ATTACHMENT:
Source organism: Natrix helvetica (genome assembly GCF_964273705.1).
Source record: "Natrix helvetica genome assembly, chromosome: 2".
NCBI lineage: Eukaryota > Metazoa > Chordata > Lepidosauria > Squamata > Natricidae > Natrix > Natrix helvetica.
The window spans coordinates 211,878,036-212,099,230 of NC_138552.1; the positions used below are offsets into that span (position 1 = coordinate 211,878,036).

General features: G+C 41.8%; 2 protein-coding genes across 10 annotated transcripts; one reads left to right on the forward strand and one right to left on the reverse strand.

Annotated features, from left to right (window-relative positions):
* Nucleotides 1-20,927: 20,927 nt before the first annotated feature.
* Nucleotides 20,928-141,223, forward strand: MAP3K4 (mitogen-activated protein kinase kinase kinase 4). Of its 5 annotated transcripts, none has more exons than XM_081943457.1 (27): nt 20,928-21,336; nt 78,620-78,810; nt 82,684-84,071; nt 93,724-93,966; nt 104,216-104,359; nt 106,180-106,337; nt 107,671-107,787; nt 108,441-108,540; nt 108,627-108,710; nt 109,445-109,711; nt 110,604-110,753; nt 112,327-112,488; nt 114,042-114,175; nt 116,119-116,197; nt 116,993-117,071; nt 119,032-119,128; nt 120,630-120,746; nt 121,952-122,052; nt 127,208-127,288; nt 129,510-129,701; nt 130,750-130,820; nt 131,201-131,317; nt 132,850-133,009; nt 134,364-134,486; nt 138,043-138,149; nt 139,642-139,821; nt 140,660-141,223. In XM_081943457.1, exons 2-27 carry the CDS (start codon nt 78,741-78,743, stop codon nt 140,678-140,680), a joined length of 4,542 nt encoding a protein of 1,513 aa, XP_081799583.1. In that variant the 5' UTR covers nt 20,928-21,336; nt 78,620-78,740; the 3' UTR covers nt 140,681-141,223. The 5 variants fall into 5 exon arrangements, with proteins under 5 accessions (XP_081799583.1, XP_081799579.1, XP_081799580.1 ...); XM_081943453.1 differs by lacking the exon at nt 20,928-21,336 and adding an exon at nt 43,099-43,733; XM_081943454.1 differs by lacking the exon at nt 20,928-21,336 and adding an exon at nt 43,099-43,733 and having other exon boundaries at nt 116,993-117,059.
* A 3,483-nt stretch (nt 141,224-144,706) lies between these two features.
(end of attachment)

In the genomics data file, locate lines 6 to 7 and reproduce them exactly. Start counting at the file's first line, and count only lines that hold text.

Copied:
Annotated features, from left to right (window-relative positions):
* Nucleotides 1-20,927: 20,927 nt before the first annotated feature.